Point of Care Testing (POCT)
In Buckinghamshire all of our bSHaW Sexual Health Clinics offer Point of Care Testing by taking a finger-prick blood sample. Find out where you can get tested by using our service finder tool or calling 0300 303 2880.
Point of Care Testing, also known as rapid HIV testing, is a relatively new way of testing for HIV which enables you to get your results in less than 30 minutes.
There are variations in the method of POCT, aidsmap explains the detail well.
Condoms are the best way of stopping HIV. However, there’s a thing called PEP (Post Exposure Prophylaxis), which can stop a person becoming infected after HIV has entered their body:
PEP is an emergency measure to be used as a last resort, e.g., if a condom breaks or you have a ‘slip up’ from your usual safer sex routine or you think you may have been exposed to HIV by used injecting equipment i.e. needle stick. PEP is a combination of powerful drugs and can be hard to get hold of, so it is no substitute for condoms, but it’s important to know about in case one day you or someone you’ve had sex with needs it.
PEP is not guaranteed to always work but has a high success rate. It is free of charge but can only be prescribed by doctors and if certain criteria are met. Sexual health and HIV clinics can provide it, as can Accident & Emergency departments of hospitals. Regular family doctors (GPs) don’t give PEP.
PEP is a month long course of HIV drugs that someone takes very soon after sex which had a risk of HIV transmission.
The drugs are the same ones taken by people with HIV, and for PEP to work they must be taken for four weeks. The sooner PEP is started, the more likely it is to work; within 24 hours is best, but no later than 72 hours (three days). After 72 hours PEP is unlikely to work.
PEP is not a ‘morning after’ pill to stop HIV, as it is not taken just once but must be taken every day for 28 days. If someone stops taking it before 28 days there is a possibility that it will not have worked.
Where can I get PEP?
PEP is available from bSHaW Specialist Sexual Health Clinics. However, please be aware that all Clinics are closed on Bank Holidays, therefore in case of an emergency:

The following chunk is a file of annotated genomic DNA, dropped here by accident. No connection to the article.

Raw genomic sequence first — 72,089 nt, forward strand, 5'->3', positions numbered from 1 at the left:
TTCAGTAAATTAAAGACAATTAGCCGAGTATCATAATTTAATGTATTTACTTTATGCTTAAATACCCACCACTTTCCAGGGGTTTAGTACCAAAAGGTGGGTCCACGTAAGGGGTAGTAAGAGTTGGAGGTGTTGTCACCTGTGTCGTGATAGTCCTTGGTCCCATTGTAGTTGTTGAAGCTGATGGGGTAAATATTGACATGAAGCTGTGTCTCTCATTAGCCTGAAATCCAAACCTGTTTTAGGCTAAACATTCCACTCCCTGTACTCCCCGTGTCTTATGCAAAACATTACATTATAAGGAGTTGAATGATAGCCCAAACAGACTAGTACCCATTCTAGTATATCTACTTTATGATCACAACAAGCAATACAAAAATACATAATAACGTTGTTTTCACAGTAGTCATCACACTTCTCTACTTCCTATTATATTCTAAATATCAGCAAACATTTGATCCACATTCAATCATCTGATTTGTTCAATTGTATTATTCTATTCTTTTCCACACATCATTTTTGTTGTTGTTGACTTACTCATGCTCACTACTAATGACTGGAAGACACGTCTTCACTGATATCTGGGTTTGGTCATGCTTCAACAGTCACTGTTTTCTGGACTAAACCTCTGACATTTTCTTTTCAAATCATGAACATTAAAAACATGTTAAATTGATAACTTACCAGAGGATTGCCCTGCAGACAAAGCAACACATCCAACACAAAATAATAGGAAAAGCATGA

If somebody needs PEP when the clinics are closed people should go to A&E at Stoke Mandeville Hospital for sexual exposure and for occupational exposure eg a policeman gets a needle stick injury then Minor Injuries Unit or A&E.
PrEP (Pre Exposure Prophylaxis) is a course of HIV drugs taken by HIV negative people before sex to reduce the chance of getting HIV.
Results in trials have been very successful, with PrEP significantly lowering the risk of becoming HIV positive and without major side effects.
The medication used for PrEP is a tablet called Truvada, which contains tenofovir and emtricitabine (which are drugs commonly used to treat HIV).
PrEP is not yet available from the NHS. A 3 year clinical trial called the PrEP Impact Trial is now commencing in the UK, which will involve at least 10,000 participants and will answer key questions on the extent of need, uptake and duration of the use of PrEP in the setting of Sexual Health Clinics across the country.
You can find out more about PrEP on the Terrence Higgins Trust website.
What is HIV?
HIV stands for Human Immunodeficiency Virus.
HIV infects and gradually destroys an infected person’s immune system, reducing their protection against infection and cancers. You need to have been infected with HIV to develop AIDS.
Without HIV treatment and care, people with HIV will experience damage to their immune system and will develop AIDS-defining illnesses at some point in the future.
AIDS stands for ‘acquired immune deficiency syndrome’. It means a collection of illnesses (‘syndrome’) caused by a virus people pick up (‘acquire’) that makes their immune system get weak (‘immune deficiency’). You cannot get an AIDS diagnosis unless you are already HIV positive.
Initially, someone living with HIV may show no symptoms of HIV infection as their immune system manages to control it. However, in most cases their immune system will need help from anti-HIV drugs to keep the HIV infection under control. These drugs do not completely rid the body of HIV infection.
How is HIV transmitted?
HIV is not passed on easily from one person to another, especially compared to other viruses. That’s because HIV is present in body fluids (e.g. semen, vaginal fluids, breast milk, blood). So for HIV to be passed on, the body fluids of someone who is already infected have to get into an uninfected person’s body and then into their bloodstream.
Other body fluids, like saliva, sweat or urine, do not contain enough of the virus to infect another person.
The main ways that HIV can be transmitted are:
- through sexual intercourse and other sexual activities
- from mother to baby
- from blood to blood
- sharing injecting equipment
Find loads more information about HIV, how it is transmitted, when testing is most effective and how it works, by visiting the National AIDS Trust website.
It starts with me… click here to watch the video. If we all test, we can help stop HIV.